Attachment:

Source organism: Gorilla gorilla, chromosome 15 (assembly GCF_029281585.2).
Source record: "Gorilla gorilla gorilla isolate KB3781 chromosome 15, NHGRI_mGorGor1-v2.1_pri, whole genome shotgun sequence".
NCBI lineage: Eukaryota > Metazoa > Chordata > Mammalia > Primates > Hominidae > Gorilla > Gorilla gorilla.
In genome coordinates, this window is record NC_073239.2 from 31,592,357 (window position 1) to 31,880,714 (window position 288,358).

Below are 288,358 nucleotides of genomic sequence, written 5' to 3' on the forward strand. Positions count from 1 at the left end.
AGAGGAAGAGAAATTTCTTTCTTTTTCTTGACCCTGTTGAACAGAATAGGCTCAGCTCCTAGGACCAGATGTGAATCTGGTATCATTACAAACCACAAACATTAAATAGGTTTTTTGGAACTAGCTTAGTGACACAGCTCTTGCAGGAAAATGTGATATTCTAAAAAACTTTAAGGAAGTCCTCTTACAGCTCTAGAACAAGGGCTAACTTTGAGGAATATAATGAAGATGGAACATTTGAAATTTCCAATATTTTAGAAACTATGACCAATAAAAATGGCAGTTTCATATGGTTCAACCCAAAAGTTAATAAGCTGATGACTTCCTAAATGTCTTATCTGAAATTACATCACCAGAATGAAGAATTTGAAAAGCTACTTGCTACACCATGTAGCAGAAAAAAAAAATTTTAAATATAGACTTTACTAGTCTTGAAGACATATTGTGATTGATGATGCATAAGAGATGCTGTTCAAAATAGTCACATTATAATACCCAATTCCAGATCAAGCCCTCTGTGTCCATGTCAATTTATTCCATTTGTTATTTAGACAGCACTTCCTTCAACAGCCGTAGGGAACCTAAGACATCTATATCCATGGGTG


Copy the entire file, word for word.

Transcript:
Source organism: Gorilla gorilla, chromosome 15 (assembly GCF_029281585.2).
Source record: "Gorilla gorilla gorilla isolate KB3781 chromosome 15, NHGRI_mGorGor1-v2.1_pri, whole genome shotgun sequence".
NCBI lineage: Eukaryota > Metazoa > Chordata > Mammalia > Primates > Hominidae > Gorilla > Gorilla gorilla.
In genome coordinates, this window is record NC_073239.2 from 31,592,357 (window position 1) to 31,880,714 (window position 288,358).

Below are 288,358 nucleotides of genomic sequence, written 5' to 3' on the forward strand. Positions count from 1 at the left end.
AGAGGAAGAGAAATTTCTTTCTTTTTCTTGACCCTGTTGAACAGAATAGGCTCAGCTCCTAGGACCAGATGTGAATCTGGTATCATTACAAACCACAAACATTAAATAGGTTTTTTGGAACTAGCTTAGTGACACAGCTCTTGCAGGAAAATGTGATATTCTAAAAAACTTTAAGGAAGTCCTCTTACAGCTCTAGAACAAGGGCTAACTTTGAGGAATATAATGAAGATGGAACATTTGAAATTTCCAATATTTTAGAAACTATGACCAATAAAAATGGCAGTTTCATATGGTTCAACCCAAAAGTTAATAAGCTGATGACTTCCTAAATGTCTTATCTGAAATTACATCACCAGAATGAAGAATTTGAAAAGCTACTTGCTACACCATGTAGCAGAAAAAAAAAATTTTAAATATAGACTTTACTAGTCTTGAAGACATATTGTGATTGATGATGCATAAGAGATGCTGTTCAAAATAGTCACATTATAATACCCAATTCCAGATCAAGCCCTCTGTGTCCATGTCAATTTATTCCATTTGTTATTTAGACAGCACTTCCTTCAACAGCCGTAGGGAACCTAAGACATCTATATCCATGGGTG